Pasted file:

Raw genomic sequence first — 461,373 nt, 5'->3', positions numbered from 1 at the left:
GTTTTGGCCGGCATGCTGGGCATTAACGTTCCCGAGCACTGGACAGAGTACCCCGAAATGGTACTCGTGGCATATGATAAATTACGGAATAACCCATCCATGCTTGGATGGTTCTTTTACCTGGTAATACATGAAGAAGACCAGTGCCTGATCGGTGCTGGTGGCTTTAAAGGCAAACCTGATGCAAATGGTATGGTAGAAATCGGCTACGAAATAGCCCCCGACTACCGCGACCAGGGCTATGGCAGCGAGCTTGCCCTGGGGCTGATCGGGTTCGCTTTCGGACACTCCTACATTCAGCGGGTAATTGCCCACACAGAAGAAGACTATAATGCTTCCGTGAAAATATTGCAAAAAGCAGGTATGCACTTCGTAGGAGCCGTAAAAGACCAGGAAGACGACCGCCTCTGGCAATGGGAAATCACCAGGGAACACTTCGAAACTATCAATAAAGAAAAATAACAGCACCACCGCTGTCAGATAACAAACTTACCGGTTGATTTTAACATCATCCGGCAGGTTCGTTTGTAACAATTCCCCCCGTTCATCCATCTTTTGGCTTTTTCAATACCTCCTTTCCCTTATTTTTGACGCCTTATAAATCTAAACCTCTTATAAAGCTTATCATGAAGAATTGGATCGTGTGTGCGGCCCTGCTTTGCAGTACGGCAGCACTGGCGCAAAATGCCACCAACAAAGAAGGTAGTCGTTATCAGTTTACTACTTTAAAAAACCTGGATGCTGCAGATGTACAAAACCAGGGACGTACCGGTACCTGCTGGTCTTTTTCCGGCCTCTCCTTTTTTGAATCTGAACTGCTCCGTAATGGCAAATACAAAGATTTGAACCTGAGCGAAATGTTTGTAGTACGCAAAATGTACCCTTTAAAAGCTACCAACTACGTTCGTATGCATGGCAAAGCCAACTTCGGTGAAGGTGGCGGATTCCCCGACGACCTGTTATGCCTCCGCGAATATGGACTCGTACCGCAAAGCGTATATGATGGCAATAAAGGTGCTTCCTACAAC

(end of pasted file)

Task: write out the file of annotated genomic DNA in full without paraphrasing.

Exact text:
Raw genomic sequence first — 461,373 nt, 5'->3', positions numbered from 1 at the left:
GTTTTGGCCGGCATGCTGGGCATTAACGTTCCCGAGCACTGGACAGAGTACCCCGAAATGGTACTCGTGGCATATGATAAATTACGGAATAACCCATCCATGCTTGGATGGTTCTTTTACCTGGTAATACATGAAGAAGACCAGTGCCTGATCGGTGCTGGTGGCTTTAAAGGCAAACCTGATGCAAATGGTATGGTAGAAATCGGCTACGAAATAGCCCCCGACTACCGCGACCAGGGCTATGGCAGCGAGCTTGCCCTGGGGCTGATCGGGTTCGCTTTCGGACACTCCTACATTCAGCGGGTAATTGCCCACACAGAAGAAGACTATAATGCTTCCGTGAAAATATTGCAAAAAGCAGGTATGCACTTCGTAGGAGCCGTAAAAGACCAGGAAGACGACCGCCTCTGGCAATGGGAAATCACCAGGGAACACTTCGAAACTATCAATAAAGAAAAATAACAGCACCACCGCTGTCAGATAACAAACTTACCGGTTGATTTTAACATCATCCGGCAGGTTCGTTTGTAACAATTCCCCCCGTTCATCCATCTTTTGGCTTTTTCAATACCTCCTTTCCCTTATTTTTGACGCCTTATAAATCTAAACCTCTTATAAAGCTTATCATGAAGAATTGGATCGTGTGTGCGGCCCTGCTTTGCAGTACGGCAGCACTGGCGCAAAATGCCACCAACAAAGAAGGTAGTCGTTATCAGTTTACTACTTTAAAAAACCTGGATGCTGCAGATGTACAAAACCAGGGACGTACCGGTACCTGCTGGTCTTTTTCCGGCCTCTCCTTTTTTGAATCTGAACTGCTCCGTAATGGCAAATACAAAGATTTGAACCTGAGCGAAATGTTTGTAGTACGCAAAATGTACCCTTTAAAAGCTACCAACTACGTTCGTATGCATGGCAAAGCCAACTTCGGTGAAGGTGGCGGATTCCCCGACGACCTGTTATGCCTCCGCGAATATGGACTCGTACCGCAAAGCGTATATGATGGCAATAAAGGTGCTTCCTACAAC